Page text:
The Commission urges anyone who is approached to invest in a financial derivative product to do two things
before you invest. First, ask the person to explain in detail how different economic scenarios will affect your
investment in the derivative product (including the impact of any leveraging features). It is vital that you have
a complete and thorough understanding of the derivative product, and that the derivative makes good
business sense to you. Second, call the Commission at 1-800-600-0007 (717-787-8061 outside PA) to
request a copy of the broker's record.
If you own shares in a mutual fund or participate in a pension plan and want to know if either the fund or the
plan has invested in financial derivatives, read the annual or quarterly reports (including notes to the
financial statements) and call or write the fund manager or pension plan administrator in order to receive a
complete response to your inquiry.
If you believe that a person registered with the Commission has sold you a derivative product that you
believe was an unsuitable investment, you may contact the Commission's Division of Licensing and
Compliance directly at (717) 787-5675.
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Description of Common Financial Derivatives:
• Options. An Option represents the right (but ot the obligation) to buy or sell a security or other asset
during a given time for a specified price (the "Strike" price). An Option to buy is known as a "Call," and
an Option to sell is called a "Put." You can purchase Options (the right to buy or sell the security in
question) or sell (write) Options. As a seller, you would become obligated to sell a security to, or buy a
security from, the party that purchased the Option. Options can be either "Covered" or "Naked." In a
Covered Option, the contract is backed by the asset underlying the Option, e.g., you could purchase a
Put on 300 shares of the ABC Corp. that you now own. In a Naked Option, the contract is not backed
by the security underlying the Option. Options are traded on organized exchanges and OTC.
• Forward Contracts. In a Forward Contract, the purchaser and its counterparty are obligated to trade a
security or other asset at a specified date in the future. The price paid for the security or asset is agreed
upon at the time the contract is entered into, or may be determined at delivery. generally are traded
• Futures. A Future represents the right to buy or sell a standard quantity and quality of an asset or
security at a specified date and price. Futures are similar to Forward Contracts, but are standardized
and traded on an exchange, and are valued, or "Marked to Market" daily. The Marking to Market
provides both parties with a daily accounting of their financial obligations under the terms of the Future.
Unlike Forward Contracts, the counterparty to a Futures contract is the clearing corporation on the
appropriate exchange. Futures often are settled in cash or cash equivalents, rather than requiring
physical delivery of the underlying asset. Parties to a Futures contract may buy or write Options on
• Stripped Mortgage-Backed Securities. Stripped Mortgage-Backed Securities, called "SMBS,"
represent interests in a pool of mortgages, called "Tranches," the cash flow of which has been
separated into interest and principal components.
Interest only securities, called "I0s" receive the interest portion of the mortgage payment and generally
increase in value as interest rates rise and decrease in value as interest rates fall. Where the underlying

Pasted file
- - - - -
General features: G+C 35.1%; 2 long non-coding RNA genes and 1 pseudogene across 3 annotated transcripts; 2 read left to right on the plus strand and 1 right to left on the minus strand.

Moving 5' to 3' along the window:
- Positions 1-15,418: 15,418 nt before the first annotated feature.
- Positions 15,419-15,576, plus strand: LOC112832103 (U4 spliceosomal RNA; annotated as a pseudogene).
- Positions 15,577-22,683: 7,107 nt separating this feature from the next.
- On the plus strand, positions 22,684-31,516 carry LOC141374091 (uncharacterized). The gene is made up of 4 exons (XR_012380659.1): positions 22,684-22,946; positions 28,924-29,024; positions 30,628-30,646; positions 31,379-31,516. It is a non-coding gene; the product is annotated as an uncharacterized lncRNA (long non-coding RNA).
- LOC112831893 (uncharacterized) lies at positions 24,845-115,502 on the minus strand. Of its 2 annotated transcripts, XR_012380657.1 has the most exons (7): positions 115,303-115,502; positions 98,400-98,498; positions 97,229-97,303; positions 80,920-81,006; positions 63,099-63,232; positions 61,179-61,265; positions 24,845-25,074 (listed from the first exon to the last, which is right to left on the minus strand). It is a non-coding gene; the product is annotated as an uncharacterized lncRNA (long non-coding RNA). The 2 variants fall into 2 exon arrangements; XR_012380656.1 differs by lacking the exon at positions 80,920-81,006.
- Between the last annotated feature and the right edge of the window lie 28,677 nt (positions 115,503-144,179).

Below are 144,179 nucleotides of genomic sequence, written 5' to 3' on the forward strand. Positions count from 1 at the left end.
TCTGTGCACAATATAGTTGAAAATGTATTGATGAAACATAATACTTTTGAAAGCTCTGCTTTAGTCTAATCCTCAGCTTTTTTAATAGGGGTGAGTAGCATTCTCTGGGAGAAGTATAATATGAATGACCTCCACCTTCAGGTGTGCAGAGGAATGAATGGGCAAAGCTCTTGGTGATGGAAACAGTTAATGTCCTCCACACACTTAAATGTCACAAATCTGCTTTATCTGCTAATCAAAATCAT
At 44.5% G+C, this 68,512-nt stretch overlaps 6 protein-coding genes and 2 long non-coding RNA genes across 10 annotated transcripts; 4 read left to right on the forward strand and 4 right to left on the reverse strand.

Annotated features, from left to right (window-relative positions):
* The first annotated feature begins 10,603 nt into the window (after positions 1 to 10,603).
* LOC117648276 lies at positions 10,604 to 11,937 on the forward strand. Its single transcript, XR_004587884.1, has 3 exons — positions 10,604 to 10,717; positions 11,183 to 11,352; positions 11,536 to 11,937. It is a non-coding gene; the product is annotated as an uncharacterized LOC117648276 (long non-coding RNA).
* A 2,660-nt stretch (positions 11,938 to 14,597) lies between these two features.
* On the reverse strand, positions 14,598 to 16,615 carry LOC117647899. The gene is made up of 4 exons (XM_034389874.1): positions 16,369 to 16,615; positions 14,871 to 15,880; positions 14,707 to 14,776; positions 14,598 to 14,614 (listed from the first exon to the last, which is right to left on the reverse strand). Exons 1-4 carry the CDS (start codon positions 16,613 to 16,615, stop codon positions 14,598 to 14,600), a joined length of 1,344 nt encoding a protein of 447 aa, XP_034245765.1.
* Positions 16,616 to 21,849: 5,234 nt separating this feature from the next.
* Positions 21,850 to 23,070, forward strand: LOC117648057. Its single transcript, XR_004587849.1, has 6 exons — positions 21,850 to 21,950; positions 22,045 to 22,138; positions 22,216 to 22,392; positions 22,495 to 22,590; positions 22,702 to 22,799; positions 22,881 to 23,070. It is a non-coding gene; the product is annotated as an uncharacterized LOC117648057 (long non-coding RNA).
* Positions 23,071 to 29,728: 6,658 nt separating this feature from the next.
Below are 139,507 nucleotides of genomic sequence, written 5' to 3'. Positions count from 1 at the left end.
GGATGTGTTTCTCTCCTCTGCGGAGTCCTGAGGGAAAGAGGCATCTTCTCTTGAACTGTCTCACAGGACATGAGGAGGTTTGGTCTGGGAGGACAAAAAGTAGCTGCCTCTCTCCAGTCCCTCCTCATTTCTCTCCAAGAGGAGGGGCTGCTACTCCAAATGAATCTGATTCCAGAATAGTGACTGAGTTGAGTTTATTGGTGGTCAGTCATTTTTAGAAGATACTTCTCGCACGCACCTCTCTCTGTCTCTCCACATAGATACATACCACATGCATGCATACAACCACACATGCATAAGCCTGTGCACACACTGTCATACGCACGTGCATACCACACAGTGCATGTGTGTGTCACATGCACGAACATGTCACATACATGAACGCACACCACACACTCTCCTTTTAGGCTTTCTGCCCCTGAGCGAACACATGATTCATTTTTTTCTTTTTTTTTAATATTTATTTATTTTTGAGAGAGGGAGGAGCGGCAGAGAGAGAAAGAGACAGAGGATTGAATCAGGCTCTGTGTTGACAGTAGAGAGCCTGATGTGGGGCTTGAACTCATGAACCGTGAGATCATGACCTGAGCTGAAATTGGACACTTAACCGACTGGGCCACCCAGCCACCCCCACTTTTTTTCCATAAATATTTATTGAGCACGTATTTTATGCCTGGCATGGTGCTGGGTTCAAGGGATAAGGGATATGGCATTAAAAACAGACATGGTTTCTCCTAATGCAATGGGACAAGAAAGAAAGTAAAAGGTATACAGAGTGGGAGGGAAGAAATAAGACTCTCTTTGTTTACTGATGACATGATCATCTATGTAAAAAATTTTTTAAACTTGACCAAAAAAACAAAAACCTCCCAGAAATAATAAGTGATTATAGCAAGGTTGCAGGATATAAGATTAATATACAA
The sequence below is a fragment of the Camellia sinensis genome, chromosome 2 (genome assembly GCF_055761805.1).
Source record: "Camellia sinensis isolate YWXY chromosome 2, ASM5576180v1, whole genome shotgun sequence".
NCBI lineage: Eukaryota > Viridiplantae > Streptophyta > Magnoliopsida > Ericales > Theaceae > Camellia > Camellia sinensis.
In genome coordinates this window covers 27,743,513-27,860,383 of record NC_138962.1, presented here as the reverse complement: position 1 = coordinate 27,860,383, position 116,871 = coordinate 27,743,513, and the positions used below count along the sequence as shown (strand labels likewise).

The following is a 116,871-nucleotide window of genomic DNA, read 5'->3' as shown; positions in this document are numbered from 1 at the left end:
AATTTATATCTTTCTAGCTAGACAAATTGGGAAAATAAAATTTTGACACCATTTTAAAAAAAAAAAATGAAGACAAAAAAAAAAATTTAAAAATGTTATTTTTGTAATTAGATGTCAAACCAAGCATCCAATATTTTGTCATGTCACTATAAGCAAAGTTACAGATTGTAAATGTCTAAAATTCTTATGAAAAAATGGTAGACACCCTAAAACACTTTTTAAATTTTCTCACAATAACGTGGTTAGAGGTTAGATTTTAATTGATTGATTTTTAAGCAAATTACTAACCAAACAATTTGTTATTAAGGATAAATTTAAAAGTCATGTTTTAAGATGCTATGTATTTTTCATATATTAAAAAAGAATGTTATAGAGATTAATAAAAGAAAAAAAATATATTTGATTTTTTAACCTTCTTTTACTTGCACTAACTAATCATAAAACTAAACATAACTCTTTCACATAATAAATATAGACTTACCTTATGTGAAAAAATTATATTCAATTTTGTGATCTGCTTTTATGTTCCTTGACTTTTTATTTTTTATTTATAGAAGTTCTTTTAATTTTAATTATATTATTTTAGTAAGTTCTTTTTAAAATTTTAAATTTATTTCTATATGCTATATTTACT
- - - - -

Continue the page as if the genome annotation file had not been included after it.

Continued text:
mortgages for an I0 carry variable ("floating") rates of interest, the value of the I0s tend to increase in
periods of rising interest rates due to anticipated higher interest payments on the underlying mortgages.
For I0s that have underlying mortgages at a fixed rate, the value of I0s also tends to increase in value
during periods of rising interest rates because individual homeowners are less likely to refinance and
prepay their mortgages. The value of the SMBS would therefore, tend to increase over the "life" of the
Principal only securities, called "POs" receive the principal portion of the mortgage payment and
respond inversely to interest rate movement. As interest rates go up, the value of the PO would tend to
fall, as the PO becomes less attractive compared with other investment opportunities in the marketplace.
Some Tranches may offer interest and principal payments in various combinations. Planned
Amortization Classes "PACs," for instance, provide stable interest and principal repayments if the rates
of prepayments on the underlying mortgages stay within a specified predetermined range.
• Structured Notes. Structured Notes are debt instruments where the principal and/or the interest rate is
indexed to an unrelated indicator. An example of a Structured Note would be a bond whose interest rate
is decided by interest rates in England or the price of a barrel of crude oil. Sometimes the two elements
of a Structured Note are inversely related, so as the index goes up, the rate of payment (the "coupon
rate") goes down. This instrument is known as an "Inverse Floater." With leveraging, Structured Notes
may fluctuate to a greater degree than the underlying index.
Therefore, Structured Notes can be an extremely volatile derivative with high risk potential and a need
for close monitoring. Structured Notes generally are traded OTC.
• Swaps. A Swap is a simultaneous buying and selling of the same security or obligation. Perhaps the
best-known Swap occurs when two parties exchange interest payments based on an identical principal
amount, called the "notional principal amount."
Think of an interest rate Swap as follows: Party A holds a I 0-year $ 1 0,000 home equity loan that has a
fixed interest rate of 7 percent, and Party B holds a 10-year $10,000 home equity loan that has an
adjustable interest rate that will change over the "life" of the mortgage. If Party A and Party B were to
exchange interest rate payments on their otherwise identical mortgages, they would have engaged in an
interest rate Swap.